Anita Li '21
If you take a walk through NCS during pre-pandemic times, you will find at least one student passed out on a couch. Not from a night of crazy partying, but as a break from the arduous workload and high expectations. Before the COVID pandemic, Willa Spalter ’21 napped on the couches in the Student Commons at least twice a week. When she’s sleeping on the couch, “it feels like [she is] at home.” NCS’s napping culture is essential to the school’s identity. “There’s a lot of value in making spaces your own and you can do that at a school like NCS because [there aren’t] many students,” says Asha Butterworth ’21. “I feel like NCS has become my second home…it’s nice to see people being able to relax.” Spalter agrees, saying, “It goes to show how comfortable we feel around each other.”
However, this essential aspect of NCS culture was wiped away when NCS released its in-school learning plan. The school decided to close all lounge areas in the library and remove the couches in Student Commons. Additionally, students have set locations for all free periods, so wondering the halls of Hearst and taking naps on the third-floor couches is no longer a possibility.
Sure, the cohorts can get annoying and the fifteen-minute eating period is intimidating, but those are only minor inconveniences compared to the biggest attack on NCS student privileges: the freedom to nap. Did you know that the writers of the Declaration of Independence originally wanted our unalienable rights to be “Life, Liberty, and Naps?” Yeah, I didn’t know that either. Probably because it’s not true. But you know what I mean. Students are suffering under their new hibernation restraints. “By removing couches, [NCS is] telling me that [school] can’t be my second home, that it has to just be a learning environment,” says Butterworth. “In this setup, there’s no place to relax because you’re either sitting in a classroom or you’re sitting in a tent.”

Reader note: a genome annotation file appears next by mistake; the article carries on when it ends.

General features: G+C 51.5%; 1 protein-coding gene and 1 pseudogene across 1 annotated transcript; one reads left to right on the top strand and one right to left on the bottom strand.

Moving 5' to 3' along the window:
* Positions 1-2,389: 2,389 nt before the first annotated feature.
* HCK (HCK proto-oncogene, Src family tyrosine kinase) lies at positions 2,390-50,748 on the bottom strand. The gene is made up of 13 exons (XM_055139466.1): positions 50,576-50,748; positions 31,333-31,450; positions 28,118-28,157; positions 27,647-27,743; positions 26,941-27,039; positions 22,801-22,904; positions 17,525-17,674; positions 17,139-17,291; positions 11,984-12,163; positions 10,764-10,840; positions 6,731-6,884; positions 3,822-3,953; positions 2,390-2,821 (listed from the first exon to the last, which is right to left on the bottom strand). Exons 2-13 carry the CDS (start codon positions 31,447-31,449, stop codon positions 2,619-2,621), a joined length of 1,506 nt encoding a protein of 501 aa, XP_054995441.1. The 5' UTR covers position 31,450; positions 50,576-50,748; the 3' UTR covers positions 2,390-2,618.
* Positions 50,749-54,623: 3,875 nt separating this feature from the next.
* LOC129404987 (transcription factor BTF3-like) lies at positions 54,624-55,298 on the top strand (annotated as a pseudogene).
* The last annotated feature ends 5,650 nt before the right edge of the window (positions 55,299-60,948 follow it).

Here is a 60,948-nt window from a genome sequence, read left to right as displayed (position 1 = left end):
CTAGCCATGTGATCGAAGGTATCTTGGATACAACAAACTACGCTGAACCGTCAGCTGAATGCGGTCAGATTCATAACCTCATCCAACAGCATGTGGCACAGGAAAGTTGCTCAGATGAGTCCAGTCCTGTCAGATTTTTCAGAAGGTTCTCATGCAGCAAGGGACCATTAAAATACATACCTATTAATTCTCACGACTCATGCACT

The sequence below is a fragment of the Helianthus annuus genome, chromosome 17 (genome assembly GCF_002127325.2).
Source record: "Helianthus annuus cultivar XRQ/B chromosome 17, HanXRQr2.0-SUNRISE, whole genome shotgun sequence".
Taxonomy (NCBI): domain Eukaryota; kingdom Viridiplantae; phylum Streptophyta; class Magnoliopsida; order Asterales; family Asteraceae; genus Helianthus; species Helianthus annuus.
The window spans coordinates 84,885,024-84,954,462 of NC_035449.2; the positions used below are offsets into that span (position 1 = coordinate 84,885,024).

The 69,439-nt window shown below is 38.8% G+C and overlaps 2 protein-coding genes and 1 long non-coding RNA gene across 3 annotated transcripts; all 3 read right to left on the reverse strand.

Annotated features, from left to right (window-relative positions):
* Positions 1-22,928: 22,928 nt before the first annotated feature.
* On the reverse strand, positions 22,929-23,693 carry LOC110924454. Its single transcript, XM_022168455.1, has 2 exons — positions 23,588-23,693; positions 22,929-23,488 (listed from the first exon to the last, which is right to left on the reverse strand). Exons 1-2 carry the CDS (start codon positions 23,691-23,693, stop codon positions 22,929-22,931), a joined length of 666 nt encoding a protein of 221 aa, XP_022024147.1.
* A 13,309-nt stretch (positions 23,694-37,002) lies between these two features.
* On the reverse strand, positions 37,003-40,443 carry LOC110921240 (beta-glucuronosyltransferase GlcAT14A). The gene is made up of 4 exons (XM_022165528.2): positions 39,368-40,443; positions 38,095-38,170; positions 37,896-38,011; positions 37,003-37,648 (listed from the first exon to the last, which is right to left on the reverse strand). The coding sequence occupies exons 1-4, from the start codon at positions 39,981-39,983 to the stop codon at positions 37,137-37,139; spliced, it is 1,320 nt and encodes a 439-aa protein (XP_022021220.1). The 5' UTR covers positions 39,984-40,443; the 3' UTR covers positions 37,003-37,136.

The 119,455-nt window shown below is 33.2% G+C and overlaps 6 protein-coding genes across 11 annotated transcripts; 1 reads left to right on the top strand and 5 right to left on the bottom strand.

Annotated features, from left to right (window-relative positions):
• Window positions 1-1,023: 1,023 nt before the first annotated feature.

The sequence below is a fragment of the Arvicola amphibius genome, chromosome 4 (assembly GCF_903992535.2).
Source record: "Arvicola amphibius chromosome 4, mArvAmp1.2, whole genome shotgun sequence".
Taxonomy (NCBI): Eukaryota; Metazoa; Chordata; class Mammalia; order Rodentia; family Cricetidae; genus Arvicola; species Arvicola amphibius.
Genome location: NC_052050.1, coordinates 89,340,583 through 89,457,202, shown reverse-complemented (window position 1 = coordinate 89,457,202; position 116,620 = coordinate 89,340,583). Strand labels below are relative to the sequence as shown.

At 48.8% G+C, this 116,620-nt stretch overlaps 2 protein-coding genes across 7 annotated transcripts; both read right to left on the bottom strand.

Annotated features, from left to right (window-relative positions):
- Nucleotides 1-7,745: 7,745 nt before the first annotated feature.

I have to agree. As a self-proclaimed seasoned napping veteran myself, the library couches have always been my favorite spot to fall asleep. There’s nothing like disrupting the entire library with my phone’s alarm. My ringtone of choice? Apple’s “By the Seaside,” of course. There’s something beautiful in the spaces that NCS provides its students, it shows the trust and comfort we give each other every day. NCS has taught us to dream, in every sense of the word.
More importantly, I can’t imagine the freshmen going through NCS not seeing their peers nodding off in public. A formative NCS rite of passage is tentatively taking that first nap, fearing judgment, only to realize that no one cares. There is no shame in snoozing.
I guess we do have to care about protecting people during a pandemic, and getting sick from an incredibly contagious virus would be kinda annoying. But until NCS is ready to open not only its classrooms but also its sleeping spaces, in-person school will not be the same.